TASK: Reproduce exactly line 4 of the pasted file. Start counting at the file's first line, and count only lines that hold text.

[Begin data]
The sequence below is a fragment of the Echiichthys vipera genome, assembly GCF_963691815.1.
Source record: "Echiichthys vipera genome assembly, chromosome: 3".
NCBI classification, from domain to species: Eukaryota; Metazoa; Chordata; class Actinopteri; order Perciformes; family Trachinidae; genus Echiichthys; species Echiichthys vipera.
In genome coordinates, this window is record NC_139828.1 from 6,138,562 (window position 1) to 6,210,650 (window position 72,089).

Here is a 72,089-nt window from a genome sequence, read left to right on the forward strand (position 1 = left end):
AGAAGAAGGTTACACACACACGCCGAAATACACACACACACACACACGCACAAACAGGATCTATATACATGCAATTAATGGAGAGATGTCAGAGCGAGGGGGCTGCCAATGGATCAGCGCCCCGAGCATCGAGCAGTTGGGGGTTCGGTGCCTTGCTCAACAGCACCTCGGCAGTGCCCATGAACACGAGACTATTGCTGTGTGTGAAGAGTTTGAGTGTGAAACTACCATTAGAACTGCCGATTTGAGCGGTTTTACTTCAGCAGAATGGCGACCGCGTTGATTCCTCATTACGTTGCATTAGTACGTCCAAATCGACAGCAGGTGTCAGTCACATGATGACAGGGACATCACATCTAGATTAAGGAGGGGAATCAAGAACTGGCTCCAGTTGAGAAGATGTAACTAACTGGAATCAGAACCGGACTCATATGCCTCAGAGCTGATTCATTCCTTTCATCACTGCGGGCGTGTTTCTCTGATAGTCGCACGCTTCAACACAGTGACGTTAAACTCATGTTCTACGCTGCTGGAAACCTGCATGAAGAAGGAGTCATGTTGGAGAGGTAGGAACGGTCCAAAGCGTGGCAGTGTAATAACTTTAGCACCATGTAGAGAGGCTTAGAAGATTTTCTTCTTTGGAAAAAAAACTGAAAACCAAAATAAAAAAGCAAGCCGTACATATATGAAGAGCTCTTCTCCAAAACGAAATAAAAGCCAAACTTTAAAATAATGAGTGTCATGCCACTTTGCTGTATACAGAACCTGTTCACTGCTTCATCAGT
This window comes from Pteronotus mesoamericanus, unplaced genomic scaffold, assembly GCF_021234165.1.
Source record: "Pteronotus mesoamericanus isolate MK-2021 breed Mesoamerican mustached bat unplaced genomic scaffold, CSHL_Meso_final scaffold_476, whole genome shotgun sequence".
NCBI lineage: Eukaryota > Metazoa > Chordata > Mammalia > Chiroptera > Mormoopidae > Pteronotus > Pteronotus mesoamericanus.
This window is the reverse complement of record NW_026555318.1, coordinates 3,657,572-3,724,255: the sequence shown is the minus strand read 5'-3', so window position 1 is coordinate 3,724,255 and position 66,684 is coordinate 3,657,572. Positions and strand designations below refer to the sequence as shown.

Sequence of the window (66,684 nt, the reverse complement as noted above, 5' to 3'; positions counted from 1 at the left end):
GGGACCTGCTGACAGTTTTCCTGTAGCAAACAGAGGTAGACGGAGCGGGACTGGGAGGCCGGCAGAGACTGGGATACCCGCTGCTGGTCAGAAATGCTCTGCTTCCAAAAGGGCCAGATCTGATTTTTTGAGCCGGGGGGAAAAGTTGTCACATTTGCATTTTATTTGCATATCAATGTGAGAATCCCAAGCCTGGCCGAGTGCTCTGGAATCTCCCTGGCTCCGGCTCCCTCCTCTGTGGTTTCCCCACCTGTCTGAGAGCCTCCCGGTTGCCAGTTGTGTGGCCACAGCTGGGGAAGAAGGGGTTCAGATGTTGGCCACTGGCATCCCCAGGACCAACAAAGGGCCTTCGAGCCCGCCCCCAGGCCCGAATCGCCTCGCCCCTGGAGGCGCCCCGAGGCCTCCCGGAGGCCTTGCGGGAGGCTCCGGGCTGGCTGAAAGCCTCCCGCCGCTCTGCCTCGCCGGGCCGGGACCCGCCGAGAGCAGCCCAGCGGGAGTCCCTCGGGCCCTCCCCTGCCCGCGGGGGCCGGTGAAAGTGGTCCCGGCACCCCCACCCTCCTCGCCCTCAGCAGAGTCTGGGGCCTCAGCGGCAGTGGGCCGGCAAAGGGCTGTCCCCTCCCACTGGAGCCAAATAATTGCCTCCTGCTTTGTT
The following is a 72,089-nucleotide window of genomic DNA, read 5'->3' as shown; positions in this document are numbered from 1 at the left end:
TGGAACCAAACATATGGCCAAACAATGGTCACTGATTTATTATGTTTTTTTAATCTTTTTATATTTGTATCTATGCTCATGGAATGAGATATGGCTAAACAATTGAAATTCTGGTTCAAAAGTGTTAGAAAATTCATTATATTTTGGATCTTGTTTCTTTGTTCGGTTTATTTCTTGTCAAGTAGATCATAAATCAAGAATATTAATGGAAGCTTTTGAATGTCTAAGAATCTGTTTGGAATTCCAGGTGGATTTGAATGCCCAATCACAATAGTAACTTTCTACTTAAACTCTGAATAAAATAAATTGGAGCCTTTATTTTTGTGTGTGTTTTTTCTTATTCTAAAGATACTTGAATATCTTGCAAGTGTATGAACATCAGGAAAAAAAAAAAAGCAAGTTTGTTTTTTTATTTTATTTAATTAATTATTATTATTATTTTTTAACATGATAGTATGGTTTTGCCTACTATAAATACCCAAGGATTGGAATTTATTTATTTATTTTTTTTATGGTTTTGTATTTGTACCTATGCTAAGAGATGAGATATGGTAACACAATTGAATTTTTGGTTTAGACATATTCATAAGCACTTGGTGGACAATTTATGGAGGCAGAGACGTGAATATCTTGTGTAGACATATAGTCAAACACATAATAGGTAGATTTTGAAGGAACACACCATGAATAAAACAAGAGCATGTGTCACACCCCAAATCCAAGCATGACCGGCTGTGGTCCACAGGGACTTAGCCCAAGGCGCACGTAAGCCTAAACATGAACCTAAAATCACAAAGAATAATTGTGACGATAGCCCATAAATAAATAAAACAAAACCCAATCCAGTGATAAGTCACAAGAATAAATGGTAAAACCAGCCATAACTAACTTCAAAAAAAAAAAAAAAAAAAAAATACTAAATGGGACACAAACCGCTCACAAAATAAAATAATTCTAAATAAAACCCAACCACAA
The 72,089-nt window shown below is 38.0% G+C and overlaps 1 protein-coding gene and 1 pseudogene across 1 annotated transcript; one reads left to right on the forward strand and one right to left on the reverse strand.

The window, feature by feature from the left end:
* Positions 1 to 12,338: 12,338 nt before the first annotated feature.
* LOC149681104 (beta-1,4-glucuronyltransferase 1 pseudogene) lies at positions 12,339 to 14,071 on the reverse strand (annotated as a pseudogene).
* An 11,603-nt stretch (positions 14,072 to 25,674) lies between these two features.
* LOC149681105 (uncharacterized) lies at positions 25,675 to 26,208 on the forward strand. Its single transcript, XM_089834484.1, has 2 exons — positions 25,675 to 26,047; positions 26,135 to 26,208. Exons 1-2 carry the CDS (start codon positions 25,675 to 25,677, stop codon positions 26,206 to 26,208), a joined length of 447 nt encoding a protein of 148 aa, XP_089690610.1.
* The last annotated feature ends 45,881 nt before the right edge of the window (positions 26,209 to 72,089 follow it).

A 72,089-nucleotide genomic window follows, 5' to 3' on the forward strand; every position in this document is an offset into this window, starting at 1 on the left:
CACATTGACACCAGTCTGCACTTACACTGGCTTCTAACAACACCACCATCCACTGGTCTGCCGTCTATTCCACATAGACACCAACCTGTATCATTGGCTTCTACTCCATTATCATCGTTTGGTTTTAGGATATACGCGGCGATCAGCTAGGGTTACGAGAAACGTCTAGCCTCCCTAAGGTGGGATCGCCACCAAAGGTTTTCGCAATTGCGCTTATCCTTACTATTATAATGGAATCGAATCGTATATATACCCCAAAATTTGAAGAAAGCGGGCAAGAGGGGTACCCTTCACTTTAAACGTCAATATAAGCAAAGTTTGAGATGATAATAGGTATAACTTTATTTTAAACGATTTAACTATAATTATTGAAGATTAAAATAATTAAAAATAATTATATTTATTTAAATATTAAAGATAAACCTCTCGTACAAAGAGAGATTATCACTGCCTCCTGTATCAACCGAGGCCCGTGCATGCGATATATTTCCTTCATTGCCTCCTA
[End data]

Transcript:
In genome coordinates, this window is record NC_139828.1 from 6,138,562 (window position 1) to 6,210,650 (window position 72,089).